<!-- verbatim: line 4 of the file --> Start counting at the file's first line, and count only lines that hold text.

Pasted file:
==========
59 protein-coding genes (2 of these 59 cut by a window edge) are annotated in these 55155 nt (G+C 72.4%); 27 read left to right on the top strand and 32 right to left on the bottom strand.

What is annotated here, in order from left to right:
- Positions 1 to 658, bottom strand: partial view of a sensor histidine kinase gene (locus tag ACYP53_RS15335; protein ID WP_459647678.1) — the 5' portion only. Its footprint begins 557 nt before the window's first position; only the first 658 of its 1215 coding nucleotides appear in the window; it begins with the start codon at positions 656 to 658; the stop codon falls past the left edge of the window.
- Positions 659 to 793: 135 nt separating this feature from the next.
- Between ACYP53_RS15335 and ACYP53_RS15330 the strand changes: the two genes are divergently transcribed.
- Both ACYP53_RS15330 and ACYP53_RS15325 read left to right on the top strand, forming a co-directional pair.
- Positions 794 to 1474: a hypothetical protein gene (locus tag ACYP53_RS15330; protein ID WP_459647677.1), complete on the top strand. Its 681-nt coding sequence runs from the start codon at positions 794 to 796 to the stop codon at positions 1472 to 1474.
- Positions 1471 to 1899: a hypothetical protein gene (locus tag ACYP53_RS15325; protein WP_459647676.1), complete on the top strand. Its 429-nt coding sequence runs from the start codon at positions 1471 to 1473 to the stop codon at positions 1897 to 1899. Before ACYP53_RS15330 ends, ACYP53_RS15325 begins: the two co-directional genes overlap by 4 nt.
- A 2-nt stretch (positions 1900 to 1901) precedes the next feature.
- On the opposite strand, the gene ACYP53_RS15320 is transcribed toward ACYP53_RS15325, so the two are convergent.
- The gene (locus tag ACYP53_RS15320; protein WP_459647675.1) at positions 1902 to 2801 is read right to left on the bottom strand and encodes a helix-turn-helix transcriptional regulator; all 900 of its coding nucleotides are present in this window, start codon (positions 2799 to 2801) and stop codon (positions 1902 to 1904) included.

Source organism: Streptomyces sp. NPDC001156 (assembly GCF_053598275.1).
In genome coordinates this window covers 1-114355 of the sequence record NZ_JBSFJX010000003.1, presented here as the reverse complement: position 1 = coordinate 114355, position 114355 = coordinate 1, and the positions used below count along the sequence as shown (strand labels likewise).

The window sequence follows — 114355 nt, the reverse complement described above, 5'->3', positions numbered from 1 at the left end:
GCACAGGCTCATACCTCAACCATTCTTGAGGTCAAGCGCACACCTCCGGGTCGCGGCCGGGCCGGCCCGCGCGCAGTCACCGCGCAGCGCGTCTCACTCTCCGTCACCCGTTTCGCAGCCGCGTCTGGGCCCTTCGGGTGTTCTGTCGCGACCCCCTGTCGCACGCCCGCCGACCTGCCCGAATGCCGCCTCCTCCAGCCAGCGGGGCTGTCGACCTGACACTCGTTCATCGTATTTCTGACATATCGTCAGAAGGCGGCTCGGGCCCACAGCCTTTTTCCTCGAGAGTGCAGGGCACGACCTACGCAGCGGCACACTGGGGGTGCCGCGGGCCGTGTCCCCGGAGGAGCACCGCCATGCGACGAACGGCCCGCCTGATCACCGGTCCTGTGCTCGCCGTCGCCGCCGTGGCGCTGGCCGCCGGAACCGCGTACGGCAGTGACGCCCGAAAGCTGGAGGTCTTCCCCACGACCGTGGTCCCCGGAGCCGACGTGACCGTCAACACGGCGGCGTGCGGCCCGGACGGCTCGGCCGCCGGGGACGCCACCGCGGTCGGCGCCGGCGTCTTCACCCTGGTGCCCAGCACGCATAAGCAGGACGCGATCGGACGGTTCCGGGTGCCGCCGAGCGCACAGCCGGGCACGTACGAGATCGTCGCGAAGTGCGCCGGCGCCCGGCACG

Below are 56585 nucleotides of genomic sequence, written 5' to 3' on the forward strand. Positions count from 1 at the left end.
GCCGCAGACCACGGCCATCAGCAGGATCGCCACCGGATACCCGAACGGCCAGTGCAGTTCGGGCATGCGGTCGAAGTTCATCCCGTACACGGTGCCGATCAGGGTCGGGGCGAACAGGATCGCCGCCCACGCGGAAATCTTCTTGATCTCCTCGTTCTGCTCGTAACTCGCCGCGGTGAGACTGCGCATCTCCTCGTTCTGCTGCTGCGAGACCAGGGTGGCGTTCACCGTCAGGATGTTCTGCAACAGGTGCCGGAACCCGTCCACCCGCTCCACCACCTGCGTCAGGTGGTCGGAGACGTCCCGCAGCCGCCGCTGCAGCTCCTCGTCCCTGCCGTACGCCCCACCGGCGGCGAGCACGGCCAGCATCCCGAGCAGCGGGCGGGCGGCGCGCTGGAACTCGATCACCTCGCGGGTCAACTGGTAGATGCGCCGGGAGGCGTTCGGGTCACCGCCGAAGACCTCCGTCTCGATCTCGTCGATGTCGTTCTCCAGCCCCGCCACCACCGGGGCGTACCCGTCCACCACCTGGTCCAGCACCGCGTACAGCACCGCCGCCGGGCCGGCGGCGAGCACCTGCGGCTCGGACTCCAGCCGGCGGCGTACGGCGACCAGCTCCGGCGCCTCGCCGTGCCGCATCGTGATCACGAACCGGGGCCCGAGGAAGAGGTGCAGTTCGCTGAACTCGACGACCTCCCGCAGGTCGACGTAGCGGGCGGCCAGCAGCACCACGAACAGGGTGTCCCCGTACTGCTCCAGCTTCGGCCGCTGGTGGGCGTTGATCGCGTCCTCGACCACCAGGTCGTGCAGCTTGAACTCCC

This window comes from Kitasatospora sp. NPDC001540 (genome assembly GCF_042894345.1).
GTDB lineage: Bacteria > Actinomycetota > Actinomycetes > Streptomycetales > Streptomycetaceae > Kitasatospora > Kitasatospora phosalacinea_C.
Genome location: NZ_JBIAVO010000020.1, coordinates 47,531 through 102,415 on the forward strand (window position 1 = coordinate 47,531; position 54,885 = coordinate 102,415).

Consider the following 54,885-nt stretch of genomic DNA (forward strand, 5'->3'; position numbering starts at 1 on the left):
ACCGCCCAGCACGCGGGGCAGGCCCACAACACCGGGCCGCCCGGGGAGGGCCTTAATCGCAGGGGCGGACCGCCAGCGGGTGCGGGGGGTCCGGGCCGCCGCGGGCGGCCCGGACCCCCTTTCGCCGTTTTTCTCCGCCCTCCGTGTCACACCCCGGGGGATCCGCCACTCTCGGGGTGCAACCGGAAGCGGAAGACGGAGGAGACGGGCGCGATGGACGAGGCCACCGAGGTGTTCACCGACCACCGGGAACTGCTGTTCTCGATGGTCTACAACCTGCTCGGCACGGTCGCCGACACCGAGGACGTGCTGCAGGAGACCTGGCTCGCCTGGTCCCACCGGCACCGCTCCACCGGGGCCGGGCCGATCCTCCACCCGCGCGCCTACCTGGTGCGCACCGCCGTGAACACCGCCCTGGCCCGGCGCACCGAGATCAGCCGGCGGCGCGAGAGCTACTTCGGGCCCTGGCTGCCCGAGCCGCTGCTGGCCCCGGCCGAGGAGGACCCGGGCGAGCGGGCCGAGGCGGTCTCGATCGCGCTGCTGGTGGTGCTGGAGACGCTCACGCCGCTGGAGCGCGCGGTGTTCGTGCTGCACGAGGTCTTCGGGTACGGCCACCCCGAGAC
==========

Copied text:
- Positions 659 to 793: 135 nt separating this feature from the next.